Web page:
The House of Representatives has voted to award a congressional gold medal, the highest civilian honor Congress can bestow, to British Prime Minister Tony Blair. Although most lawmakers supported the action, some opposed it and used the opportunity to renew calls for a full investigation into the issue of intelligence information used to justify the war in Iraq.
The resolution recognizes Mr. Blair's support for the United States in the war in Iraq, and after the September 11, 2001 terrorist attacks.
New York Congressman Peter King, a Republican, is a primary supporter of the award to Mr. Blair and said, "The first foreign leader to come to this country to express his regrets, while the smoke was still there, while the flames were still burning, he visited the World Trade Center, he visited New York, and came here to our nation's capital, was British Prime Minister Tony Blair."
But others noted that Prime Minister Blair is now under intense pressure to explain his government's use of information regarding weapons of mass destruction (WMD) in Iraq before the U.S.-led war that ousted Saddam Hussein.
Congressman Jim McDermott is a Washington state Democrat who opposed the war in Iraq. He said Congress would be "cheapening" the significance of the medal by awarding it to Mr. Blair. "If this award to Mr. Blair is appropriate, it is either too late or too soon. If the medal had been awarded when it was first introduced [proposed], before these deceptions were discovered, it would have been smooth sailing. If it is brought up later, perhaps Mr. Blair will have cleared his name. But at this moment we are pre-judging, and perhaps trying to influence the outcome of some very serious investigations going on in Britain," he said.
Mr. McDermott noted that Congress has only awarded a medal to British Prime Minister Winston Churchill posthumously in 1969, and only once awarded a medal to a sitting head of state, Nelson Mandela, during his final months as president of South Africa.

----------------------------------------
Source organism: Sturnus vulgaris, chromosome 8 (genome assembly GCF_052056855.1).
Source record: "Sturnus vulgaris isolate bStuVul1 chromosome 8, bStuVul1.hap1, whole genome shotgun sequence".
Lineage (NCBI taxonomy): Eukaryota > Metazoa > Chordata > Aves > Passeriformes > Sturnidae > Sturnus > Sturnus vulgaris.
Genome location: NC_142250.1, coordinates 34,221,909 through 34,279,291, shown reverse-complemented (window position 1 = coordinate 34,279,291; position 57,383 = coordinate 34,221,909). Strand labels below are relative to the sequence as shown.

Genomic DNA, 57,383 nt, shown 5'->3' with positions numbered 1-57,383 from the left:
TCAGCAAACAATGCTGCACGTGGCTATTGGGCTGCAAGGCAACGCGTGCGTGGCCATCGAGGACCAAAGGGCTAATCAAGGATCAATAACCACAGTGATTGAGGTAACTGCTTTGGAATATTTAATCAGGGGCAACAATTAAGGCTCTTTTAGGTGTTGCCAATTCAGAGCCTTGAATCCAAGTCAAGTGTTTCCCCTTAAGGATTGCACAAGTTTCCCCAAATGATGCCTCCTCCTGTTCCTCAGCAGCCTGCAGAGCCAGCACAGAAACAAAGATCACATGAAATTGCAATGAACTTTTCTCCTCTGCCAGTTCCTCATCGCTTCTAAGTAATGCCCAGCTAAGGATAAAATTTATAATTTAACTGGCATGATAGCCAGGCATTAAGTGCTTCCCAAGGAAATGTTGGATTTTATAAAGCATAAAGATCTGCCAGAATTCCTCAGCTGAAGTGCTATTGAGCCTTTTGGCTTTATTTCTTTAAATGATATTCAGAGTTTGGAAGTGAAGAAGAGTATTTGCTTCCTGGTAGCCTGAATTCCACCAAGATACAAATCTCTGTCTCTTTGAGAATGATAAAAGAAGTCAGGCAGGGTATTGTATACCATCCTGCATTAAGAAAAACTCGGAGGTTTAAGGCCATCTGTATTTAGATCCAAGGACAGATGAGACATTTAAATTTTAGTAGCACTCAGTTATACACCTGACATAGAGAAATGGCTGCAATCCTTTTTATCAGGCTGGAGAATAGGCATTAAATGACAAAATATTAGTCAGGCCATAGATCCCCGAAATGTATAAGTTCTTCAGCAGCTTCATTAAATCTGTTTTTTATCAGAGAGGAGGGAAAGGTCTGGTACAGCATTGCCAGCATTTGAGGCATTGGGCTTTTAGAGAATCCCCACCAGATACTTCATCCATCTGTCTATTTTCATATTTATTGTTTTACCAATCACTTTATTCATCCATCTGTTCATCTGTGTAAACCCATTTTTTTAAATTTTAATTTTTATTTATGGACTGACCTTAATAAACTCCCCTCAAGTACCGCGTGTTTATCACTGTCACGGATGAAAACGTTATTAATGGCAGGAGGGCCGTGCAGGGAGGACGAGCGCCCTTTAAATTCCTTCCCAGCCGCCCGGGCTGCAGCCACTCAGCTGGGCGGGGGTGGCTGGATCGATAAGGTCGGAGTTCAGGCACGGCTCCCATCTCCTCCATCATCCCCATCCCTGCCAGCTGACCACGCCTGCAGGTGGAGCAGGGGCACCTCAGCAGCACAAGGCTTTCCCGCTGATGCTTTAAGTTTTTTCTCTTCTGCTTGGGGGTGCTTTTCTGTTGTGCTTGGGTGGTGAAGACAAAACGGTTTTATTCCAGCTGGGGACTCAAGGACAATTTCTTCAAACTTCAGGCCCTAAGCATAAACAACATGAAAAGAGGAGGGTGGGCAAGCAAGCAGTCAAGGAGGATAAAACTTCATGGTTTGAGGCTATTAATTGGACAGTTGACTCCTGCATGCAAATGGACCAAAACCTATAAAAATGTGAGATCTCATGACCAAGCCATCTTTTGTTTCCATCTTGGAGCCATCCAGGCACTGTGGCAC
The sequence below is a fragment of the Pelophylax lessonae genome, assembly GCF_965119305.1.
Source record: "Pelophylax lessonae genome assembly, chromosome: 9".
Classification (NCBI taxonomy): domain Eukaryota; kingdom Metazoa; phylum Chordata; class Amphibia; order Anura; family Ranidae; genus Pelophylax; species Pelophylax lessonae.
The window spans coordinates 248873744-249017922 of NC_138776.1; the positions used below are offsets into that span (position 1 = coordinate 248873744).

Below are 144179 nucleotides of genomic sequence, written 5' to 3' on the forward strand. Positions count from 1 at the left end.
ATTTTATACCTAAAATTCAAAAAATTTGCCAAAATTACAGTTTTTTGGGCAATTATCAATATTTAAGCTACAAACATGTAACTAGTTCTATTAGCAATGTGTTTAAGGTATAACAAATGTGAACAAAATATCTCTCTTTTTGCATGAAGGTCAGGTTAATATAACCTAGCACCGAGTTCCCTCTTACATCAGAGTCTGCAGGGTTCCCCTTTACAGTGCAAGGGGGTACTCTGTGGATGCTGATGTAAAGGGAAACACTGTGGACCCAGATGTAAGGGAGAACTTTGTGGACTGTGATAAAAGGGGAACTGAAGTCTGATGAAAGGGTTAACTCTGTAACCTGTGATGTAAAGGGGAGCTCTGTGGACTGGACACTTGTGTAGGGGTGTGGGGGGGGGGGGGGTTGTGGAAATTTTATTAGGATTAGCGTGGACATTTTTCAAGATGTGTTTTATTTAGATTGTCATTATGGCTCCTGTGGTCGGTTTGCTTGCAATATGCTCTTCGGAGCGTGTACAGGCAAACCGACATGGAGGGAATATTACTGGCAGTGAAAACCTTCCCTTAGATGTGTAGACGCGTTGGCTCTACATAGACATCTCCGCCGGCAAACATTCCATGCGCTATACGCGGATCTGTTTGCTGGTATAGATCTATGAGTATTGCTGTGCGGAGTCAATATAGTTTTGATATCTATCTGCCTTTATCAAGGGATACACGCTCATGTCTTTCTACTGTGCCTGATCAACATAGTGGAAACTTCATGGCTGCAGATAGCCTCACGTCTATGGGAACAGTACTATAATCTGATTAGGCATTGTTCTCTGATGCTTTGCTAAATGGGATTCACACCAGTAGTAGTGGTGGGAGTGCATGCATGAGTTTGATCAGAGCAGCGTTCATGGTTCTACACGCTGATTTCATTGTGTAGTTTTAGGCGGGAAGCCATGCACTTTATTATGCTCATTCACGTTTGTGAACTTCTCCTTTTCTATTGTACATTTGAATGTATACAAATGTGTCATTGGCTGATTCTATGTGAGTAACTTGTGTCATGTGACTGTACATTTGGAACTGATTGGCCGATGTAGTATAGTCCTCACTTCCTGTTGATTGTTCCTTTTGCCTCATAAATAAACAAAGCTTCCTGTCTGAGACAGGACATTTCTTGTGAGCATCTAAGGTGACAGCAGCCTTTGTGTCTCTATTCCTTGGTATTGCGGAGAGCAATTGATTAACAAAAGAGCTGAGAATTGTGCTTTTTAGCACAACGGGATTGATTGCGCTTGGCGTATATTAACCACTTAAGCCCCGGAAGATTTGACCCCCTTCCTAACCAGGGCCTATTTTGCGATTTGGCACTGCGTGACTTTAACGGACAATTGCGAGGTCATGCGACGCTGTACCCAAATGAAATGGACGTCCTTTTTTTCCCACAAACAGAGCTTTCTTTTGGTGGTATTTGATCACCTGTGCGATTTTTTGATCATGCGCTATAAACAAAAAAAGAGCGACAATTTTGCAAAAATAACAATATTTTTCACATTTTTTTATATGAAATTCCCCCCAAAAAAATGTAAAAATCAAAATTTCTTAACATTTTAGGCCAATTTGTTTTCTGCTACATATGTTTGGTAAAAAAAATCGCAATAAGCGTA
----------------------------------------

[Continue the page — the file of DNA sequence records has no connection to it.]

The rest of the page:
Others also attempted to shift the focus of the debate from Mr. Blair's steadfast support of the United States, to the Iraq weapons intelligence issue.
Ed Markey, a Massachusetts Democrat, said the level of investigation in Britain far exceeds what is happening in the United States. This, he said, should send a message to Congress. "We need a blue ribbon commission to examine all the intelligence that was used. England is doing it right now. Tony Blair is accepting that examination. We should have the courage in our own country to give all of the information to the American public. The intelligence in this country is right now not complete with regard to what our government knew before we voted on the floor of this Congress," Mr. Markey said.
Prime Minister Blair maintains there was no attempt to deceive the British people about weapons of mass destruction. Two of his Cabinet members resigned over the issue, and other ministers and staff members have faced sharp questions in parliament.
But Republican Congressman Porter Goss, chairman of the House Select Committee on Intelligence, says it is important not to lose track of the main point of the honor for the British leader.
"Good men are not infallible. Mistakes can be made. But good men acting on good judgment, doing the best with what they have got, is what we are celebrating here today," Mr. Goss said.
The House approved the medal for Mr. Blair by voice vote. The Senate has already approved a similar resolution.